Understanding pandas.Series.xs() method (through examples)

Updated: February 17, 2024 By: Guest Contributor Post a comment


The pandas library in Python is a powerful tool for data analysis and manipulation. Among its many features is the Series.xs() method, which can be incredibly useful for extracting data from series with multi-level indices. This tutorial will guide you through the use of the Series.xs() method with detailed examples, ranging from basic to advanced use cases.

Getting Started with pandas.Series.xs()

The xs() method stands for ‘cross section’ and allows for selecting data at a particular level of a multi-level index. It’s a versatile method that can simplify extracting specific slices from a pandas Series object. Before diving into examples, it’s crucial to have pandas installed and a basic understanding of pandas Series. If you haven’t installed pandas, you can do so using pip:

pip install pandas

Once pandas is installed, let’s start by exploring the method through progressively complex examples.

Basic Usage

First, let’s create a simple pandas Series with a multi-level index to see how xs() can be used to extract data:

import pandas as pd

data = {'a': 1, 'b': 2, 'c': 3}
index = pd.MultiIndex.from_tuples([('d', '1'), ('d', '2'), ('e', '1')], names=['level_1', 'level_2'])
series = pd.Series(data, index=index)


d  1    1
   2    2
e  1    3
dtype: int64

Using xs() to extract data associated with ‘d’ in ‘level_1’ of the index:

print(series.xs('d', level='level_1'))


1    1
2    2
dtype: int64

Applying .xs() on Multi-Level Series

As our understanding of the basics settles, let’s delve deeper into using xs() on a series with a more complex multi-level index structure. This will illustrate the flexibility and power of the method when working with hierarchical data.

data = range(1, 7)
index = pd.MultiIndex.from_product([['a', 'b', 'c'], ['1', '2']], names=['level_1', 'level_2'])
series = pd.Series(data, index=index)
print(series.xs('2', level='level_2'))


a    2
b    4
c    6
dtype: int64

This example demonstrates how xs() can be effectively used to select data from a specific secondary level across all primary levels in the index.

Advanced Examples

Moving towards more complex scenarios, let’s consider a Series with even more levels in its index and how we can apply xs() in such situations.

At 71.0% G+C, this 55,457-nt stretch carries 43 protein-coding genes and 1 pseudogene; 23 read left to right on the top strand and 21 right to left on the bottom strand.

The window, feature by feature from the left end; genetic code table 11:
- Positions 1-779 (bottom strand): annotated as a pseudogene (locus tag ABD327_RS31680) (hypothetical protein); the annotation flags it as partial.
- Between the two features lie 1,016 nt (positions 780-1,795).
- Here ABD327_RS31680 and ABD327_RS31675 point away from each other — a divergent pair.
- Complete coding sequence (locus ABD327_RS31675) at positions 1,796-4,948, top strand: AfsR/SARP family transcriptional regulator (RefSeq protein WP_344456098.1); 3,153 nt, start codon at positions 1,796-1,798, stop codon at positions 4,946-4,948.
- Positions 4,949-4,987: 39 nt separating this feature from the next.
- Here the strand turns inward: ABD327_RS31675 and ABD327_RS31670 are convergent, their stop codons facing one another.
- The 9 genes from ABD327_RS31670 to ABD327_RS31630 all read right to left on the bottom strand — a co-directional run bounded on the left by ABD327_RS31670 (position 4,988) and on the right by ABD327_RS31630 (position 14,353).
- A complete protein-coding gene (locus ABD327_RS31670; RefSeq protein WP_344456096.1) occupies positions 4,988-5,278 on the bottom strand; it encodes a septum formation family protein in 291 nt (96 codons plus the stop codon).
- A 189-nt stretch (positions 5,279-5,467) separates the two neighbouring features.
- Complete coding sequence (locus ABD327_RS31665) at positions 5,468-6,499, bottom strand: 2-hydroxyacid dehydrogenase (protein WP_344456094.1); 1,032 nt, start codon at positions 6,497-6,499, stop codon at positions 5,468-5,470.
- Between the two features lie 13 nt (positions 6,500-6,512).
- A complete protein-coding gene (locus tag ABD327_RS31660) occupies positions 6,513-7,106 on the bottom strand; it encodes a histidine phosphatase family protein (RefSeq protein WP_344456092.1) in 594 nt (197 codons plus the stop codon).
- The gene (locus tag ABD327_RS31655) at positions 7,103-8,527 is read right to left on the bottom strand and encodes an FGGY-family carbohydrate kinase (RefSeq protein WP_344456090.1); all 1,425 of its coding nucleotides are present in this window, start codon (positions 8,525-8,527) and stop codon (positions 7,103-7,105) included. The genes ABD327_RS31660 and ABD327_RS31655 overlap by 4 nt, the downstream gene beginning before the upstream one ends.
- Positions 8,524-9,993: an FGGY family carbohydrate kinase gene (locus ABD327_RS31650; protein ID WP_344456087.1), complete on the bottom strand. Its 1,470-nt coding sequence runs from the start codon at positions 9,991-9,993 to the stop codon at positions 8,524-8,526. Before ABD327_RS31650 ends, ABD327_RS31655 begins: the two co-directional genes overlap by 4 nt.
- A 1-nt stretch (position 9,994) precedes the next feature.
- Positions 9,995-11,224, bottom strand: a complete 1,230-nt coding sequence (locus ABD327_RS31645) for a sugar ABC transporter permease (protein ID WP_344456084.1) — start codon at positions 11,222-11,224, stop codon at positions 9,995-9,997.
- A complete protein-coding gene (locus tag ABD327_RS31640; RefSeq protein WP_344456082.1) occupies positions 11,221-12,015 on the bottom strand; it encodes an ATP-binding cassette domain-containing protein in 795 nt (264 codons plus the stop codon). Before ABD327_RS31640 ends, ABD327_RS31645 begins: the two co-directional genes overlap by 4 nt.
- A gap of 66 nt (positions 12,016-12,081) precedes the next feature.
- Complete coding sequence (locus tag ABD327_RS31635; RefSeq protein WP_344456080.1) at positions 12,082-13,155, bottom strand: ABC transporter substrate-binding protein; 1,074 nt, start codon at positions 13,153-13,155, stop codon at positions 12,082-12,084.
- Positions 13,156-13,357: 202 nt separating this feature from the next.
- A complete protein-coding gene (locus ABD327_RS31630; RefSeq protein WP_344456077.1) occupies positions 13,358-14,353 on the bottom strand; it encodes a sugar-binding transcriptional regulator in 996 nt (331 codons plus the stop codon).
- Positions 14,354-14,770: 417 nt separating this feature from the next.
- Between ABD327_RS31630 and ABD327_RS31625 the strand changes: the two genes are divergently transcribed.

data = list(range(1, 9))
index = pd.MultiIndex.from_product([['a', 'b'], ['1', '2'], ['x', 'y']], names=['L1', 'L2', 'L3'])
series = pd.Series(data, index=index)

# Extracting data where 'L2' is '2' and 'L3' is 'y'
print(series.xs(('2', 'y'), level=['L2', 'L3']))


a    4
b    8
dtype: int64

This example showcases the ability to extract slices of data based on multiple levels of indexing, illustrating the nuanced power of the xs() method.

Handling Missing Index Levels

One might wonder what happens if the specified key or level does not exist. The xs() method is equipped to handle such scenarios gracefully, returning an empty Series if no matching data is found. Let’s see this in action:

print(series.xs('3', level='L2'))


Series([], dtype: int64)

This behavior is particularly useful in data analysis tasks, where the absence of expected data can be just as informative as its presence.


The pandas.Series.xs() method is a robust tool for extracting specific slices of data from series with multi-level indices. Through several examples, we’ve seen how it can simplify the process of accessing hierarchical data structures. Its ability to extract data based on single or multiple levels of indexing adds a layer of flexibility that can immensely benefit data manipulation and analysis tasks. Understanding how to effectively use the xs() method can enhance your data processing workflows, making data extraction both straightforward and versatile.